The flux through the coil increases as the north pole approaches the left end of the coil, and reaches a maximum when the magnet is exactly midway in the coil, as shown by the portion bc in Fig. (a).
By Lenz's law, the induced emf will produce a leftward ﬂux that will seek to oppose the increasing magnetic ﬂux of the magnet through the coil.
The interval cd, when the flux is maximum but remains constant and induced emf is zero, corresponds to the situation where the magnet is wholly inside the coil.
Once the magnet swings past the centre of the coil, the flux through the coil starts to decrease — the interval de. To reinforce the decreasing ﬂux of the magnet through the coil, a rightward ﬂux is now induced, thereby ﬂipping the polarity of the induced emf.
If we use a coil that is shorter than the magnet, the time interval cd for which the induced emf remains zero would have been shorter. The times t_{1} and t_{2} in Fig. (a) are the points of inﬂection of the curve, and in Fig. (b) are obviously the minimum and maximum of the induced emf, respectively. The sequence of two pulses, one negative and one positive, occurs during just half a cycle. On the return swing of the magnet, they are repeated in the same order.
Expression for the peak induced emf is directly proportional to the speed of the magnet (or peak induced emf is directly proportional to the angular amplitude and inversely proportional to the time period) :
In the experiment, a magnet is swung through a coil in a radius R. The angular position θ of the magnet is measured from the vertical, the mean position of the swing. The angular amplitude is θ_{0}.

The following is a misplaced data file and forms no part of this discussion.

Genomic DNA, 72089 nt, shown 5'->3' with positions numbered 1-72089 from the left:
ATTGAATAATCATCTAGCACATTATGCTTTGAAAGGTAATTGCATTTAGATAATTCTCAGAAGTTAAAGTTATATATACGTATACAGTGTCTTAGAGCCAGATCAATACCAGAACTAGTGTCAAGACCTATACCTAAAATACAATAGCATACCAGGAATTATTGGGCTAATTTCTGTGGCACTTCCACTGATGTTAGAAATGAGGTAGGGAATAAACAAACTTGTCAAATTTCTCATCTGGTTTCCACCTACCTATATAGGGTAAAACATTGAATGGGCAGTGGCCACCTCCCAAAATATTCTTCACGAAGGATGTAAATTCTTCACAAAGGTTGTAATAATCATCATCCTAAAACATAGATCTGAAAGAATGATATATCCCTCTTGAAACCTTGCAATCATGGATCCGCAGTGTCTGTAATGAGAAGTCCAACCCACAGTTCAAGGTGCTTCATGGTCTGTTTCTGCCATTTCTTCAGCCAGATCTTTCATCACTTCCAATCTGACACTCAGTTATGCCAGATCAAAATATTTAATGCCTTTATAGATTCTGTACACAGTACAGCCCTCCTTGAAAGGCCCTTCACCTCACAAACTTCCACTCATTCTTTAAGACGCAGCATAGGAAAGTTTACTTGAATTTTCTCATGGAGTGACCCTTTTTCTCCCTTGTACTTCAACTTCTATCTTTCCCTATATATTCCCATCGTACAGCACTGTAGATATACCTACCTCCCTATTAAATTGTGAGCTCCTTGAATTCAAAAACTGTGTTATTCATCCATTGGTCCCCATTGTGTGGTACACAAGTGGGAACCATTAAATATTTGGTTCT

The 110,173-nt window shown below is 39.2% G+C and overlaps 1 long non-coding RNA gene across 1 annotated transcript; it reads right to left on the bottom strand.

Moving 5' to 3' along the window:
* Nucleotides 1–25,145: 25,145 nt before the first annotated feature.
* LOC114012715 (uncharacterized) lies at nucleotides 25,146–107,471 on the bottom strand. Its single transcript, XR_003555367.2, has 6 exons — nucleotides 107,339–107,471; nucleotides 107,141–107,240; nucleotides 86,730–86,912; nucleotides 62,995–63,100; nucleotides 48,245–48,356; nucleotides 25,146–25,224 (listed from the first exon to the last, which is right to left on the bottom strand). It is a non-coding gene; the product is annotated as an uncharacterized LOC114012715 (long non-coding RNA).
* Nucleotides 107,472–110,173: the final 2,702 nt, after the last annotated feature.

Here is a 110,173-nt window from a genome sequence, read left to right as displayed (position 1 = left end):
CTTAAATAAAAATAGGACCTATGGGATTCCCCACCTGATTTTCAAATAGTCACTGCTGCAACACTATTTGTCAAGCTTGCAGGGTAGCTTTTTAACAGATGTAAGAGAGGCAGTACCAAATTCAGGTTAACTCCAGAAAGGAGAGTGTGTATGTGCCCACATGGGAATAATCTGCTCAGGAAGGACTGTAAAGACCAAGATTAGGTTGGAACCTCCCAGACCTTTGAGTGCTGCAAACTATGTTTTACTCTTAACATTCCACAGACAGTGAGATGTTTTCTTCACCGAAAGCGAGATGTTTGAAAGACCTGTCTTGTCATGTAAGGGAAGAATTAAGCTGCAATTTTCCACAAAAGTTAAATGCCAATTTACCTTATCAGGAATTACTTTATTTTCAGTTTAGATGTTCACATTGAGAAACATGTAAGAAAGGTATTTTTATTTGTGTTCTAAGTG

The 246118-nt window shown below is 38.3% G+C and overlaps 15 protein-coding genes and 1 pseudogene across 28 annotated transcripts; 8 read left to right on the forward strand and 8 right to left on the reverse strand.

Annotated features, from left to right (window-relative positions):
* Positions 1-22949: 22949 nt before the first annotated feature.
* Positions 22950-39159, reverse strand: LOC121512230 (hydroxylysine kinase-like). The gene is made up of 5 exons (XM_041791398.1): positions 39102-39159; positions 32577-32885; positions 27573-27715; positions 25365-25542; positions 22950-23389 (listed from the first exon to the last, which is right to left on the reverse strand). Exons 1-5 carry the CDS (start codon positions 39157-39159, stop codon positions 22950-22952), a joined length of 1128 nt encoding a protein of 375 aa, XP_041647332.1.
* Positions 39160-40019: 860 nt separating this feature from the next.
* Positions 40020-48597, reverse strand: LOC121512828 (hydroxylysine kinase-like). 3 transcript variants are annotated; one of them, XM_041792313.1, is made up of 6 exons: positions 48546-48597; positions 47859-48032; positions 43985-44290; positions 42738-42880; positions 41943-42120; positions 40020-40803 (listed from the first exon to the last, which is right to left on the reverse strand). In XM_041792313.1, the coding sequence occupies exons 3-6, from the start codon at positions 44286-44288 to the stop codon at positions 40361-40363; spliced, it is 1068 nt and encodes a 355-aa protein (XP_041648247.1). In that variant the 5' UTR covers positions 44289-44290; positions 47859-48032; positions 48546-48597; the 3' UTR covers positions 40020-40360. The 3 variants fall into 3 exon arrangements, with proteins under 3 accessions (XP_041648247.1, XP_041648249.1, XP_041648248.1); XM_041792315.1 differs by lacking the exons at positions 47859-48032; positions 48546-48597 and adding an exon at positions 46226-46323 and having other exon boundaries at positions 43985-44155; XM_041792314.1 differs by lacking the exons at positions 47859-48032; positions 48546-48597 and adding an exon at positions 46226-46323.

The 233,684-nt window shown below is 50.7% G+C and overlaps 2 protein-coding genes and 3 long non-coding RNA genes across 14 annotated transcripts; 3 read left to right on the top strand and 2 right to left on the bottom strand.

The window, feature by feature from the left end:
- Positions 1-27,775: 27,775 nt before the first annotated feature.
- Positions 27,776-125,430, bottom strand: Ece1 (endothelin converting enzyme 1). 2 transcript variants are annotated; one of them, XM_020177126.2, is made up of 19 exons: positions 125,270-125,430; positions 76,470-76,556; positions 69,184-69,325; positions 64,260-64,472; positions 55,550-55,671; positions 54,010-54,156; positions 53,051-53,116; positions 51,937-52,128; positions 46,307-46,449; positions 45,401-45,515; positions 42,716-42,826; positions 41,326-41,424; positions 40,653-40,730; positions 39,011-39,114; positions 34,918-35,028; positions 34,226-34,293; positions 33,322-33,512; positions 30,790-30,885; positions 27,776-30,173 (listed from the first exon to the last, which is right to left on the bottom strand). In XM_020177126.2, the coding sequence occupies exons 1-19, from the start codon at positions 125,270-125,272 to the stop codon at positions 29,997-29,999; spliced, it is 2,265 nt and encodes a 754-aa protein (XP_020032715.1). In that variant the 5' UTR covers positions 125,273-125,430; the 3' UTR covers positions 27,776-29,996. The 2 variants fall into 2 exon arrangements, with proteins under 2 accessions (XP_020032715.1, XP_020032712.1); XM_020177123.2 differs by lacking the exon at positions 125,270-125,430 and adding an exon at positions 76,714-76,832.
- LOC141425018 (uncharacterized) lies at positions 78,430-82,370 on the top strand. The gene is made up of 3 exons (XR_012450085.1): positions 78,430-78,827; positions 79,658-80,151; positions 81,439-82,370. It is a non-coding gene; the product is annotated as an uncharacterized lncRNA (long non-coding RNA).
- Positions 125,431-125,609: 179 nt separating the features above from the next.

The kinetic energy of the system is ½ Iω^{2} and the potential energy (relative to the lowest position of the magnet) is MgR(1 − cos θ), where M is mass of the system. Conservation of energy gives, for small θ,
\(\frac{1}{2}I(\frac{dθ}{dt})^2+\frac{1}{2}mgRθ^2\) = constant
Differentiating this, we get
\(\frac{d^2θ}{dt^2}+\frac{MgR}{I}θ\) = 0
i.e., the motion is approximately simple harmonic with a time period
T = 2π\(\sqrt{\frac{I}{MgR}}\)
∴ θ = \(θ_0\,sin\frac{2π}{T}t\)
∴ ω = \(\frac{dθ}{dt}\) = \(\frac{2π}{T}θ_0\,cos\frac{2π}{T}t\)
∴v_{max} = Rω_{max} = \(\frac{2π}{T}θ_0R\)
The magnitude of the peak induced emf,
e =\(\frac{dΦ_m}{dt}=\frac{dΦ_m}{dθ}.\frac{dθ}{dt}\)
=\(\frac{dΦ_m}{dθ}(2πR\frac{θ_0}{T})\)
=\(\frac{dΦ_m}{dθ}v_{max}\)
as required. The rate of change of ﬂux through the coil is essentially proportional to the velocity of the magnet as it passes through the coil. By choosing different amplitudes of oscillation of the magnet, we can alter this velocity.
Generators:
An electric generator or dynamo converts mechanical energy into electric energy, just the opposite of what an electric motor does.
Principle ; An AC generator works on electromagnetic induction: When a wire coil rotates between two poles of a permanent magnet, an alternating emf is generated in the coil, causing a current to flow when the circuit is closed.
Construction : A simpliﬁed diagram of an ac generator is shown in below Fig. It consists of many loops of wire wound on an armature that can rotate in a magnetic ﬁeld. When the armature is turned by some mechanical means, an emf is generated in the rotating coil.
Consider the coil to have N turns, each of area A, and rotated with a constant angular speed ω  about an axis in the plane of the coil and perpendicular to a uniform magnetic ﬁeld , as shown in the ﬁgure.
The frequency of rotation of the coil is f = ω/2π
Working : The angle θ between the magnetic ﬁeld and the area of the coil at any instant t is θ = ωt
(assuming θ = 0° at t= 0). At this position, the magnetic flux through the coil is
φ_{m} = N = NBA cos θ = NBA cos ωt
As the coil rotates, the changing magnetic ﬂux induces an emf in the coil given by
e = − φ_{m}/dt = \(−\frac{d}{dt}\)(NBA cos ωt) = − NBA\(\frac{d}{dt}\) (cos ωt) = NBAω sin ωt
e = e_{0} sin ωt, where e_{0} = NBAω